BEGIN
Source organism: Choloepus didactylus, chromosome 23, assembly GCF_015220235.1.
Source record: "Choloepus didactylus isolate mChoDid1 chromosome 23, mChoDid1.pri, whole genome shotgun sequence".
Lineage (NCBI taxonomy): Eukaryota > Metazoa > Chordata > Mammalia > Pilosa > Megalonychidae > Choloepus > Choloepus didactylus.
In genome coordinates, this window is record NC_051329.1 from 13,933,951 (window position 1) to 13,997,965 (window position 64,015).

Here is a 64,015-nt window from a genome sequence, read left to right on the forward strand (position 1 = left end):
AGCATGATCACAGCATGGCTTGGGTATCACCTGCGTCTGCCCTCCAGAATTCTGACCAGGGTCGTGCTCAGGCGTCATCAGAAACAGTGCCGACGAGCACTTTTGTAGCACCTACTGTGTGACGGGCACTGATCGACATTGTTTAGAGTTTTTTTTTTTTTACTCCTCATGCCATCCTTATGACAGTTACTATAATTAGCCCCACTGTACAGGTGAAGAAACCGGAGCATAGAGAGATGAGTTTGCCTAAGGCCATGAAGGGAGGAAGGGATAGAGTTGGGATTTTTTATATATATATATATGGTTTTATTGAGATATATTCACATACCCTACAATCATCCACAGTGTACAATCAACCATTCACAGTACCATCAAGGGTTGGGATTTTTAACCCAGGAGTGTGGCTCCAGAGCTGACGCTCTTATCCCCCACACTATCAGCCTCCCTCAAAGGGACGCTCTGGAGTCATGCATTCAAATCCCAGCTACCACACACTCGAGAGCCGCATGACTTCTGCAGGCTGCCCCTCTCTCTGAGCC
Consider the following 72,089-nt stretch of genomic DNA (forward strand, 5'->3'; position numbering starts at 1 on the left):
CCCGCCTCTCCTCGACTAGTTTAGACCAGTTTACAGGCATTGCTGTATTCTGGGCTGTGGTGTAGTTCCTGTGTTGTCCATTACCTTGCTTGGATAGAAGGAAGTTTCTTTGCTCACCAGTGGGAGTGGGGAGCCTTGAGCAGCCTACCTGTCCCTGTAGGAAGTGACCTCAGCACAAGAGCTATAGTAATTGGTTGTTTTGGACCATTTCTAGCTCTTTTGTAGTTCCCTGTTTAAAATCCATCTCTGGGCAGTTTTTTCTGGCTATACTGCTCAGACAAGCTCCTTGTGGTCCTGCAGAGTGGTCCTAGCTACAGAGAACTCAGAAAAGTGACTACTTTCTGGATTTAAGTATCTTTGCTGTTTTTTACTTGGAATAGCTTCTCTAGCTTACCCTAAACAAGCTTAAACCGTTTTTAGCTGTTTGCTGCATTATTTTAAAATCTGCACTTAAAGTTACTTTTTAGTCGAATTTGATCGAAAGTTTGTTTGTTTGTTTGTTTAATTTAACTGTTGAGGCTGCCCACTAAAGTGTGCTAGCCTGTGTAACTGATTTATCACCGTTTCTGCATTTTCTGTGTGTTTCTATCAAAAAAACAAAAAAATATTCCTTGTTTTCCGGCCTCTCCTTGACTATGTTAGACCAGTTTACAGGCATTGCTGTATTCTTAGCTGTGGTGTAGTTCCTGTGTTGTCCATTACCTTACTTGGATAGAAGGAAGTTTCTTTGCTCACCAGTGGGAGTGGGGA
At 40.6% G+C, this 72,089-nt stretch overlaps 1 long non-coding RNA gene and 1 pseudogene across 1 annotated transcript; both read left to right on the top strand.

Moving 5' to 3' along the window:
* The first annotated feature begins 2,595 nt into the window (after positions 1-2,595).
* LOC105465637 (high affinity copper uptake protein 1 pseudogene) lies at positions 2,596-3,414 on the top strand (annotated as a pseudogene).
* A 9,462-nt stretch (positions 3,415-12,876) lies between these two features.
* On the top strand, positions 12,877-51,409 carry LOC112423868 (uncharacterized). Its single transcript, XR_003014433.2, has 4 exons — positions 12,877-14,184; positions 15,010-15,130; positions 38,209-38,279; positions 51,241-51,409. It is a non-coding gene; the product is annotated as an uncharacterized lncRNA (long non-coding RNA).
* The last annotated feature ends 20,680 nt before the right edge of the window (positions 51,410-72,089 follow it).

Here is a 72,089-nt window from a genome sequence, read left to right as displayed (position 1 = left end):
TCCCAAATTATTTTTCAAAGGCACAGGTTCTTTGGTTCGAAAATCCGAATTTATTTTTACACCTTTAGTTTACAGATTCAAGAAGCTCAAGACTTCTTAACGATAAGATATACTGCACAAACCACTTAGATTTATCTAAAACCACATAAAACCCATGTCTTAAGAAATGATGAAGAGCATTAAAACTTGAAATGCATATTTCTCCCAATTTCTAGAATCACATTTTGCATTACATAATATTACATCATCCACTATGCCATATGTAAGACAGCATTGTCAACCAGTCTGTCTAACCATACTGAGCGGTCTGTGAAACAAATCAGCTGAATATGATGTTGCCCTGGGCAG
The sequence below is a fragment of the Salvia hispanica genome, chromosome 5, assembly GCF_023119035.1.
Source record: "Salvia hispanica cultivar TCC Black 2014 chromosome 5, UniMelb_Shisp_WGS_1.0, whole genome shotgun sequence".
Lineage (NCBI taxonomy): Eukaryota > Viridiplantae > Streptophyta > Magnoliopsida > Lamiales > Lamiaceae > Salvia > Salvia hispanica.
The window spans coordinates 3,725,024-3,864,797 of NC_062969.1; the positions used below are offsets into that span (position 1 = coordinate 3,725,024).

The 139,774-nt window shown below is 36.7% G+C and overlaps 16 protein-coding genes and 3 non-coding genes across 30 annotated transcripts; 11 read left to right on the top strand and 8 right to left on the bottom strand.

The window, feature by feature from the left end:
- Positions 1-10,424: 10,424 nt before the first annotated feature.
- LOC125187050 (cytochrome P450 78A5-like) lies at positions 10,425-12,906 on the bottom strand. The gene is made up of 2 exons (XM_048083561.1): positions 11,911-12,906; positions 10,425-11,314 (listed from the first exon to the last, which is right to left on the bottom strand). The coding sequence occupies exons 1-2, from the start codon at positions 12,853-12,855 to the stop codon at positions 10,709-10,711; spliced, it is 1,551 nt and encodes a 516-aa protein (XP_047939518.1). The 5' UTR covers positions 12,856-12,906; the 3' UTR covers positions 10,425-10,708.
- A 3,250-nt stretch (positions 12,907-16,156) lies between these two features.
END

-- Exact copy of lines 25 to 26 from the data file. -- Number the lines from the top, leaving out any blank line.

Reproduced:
- LOC125187050 (cytochrome P450 78A5-like) lies at positions 10,425-12,906 on the bottom strand. The gene is made up of 2 exons (XM_048083561.1): positions 11,911-12,906; positions 10,425-11,314 (listed from the first exon to the last, which is right to left on the bottom strand). The coding sequence occupies exons 1-2, from the start codon at positions 12,853-12,855 to the stop codon at positions 10,709-10,711; spliced, it is 1,551 nt and encodes a 516-aa protein (XP_047939518.1). The 5' UTR covers positions 12,856-12,906; the 3' UTR covers positions 10,425-10,708.
- A 3,250-nt stretch (positions 12,907-16,156) lies between these two features.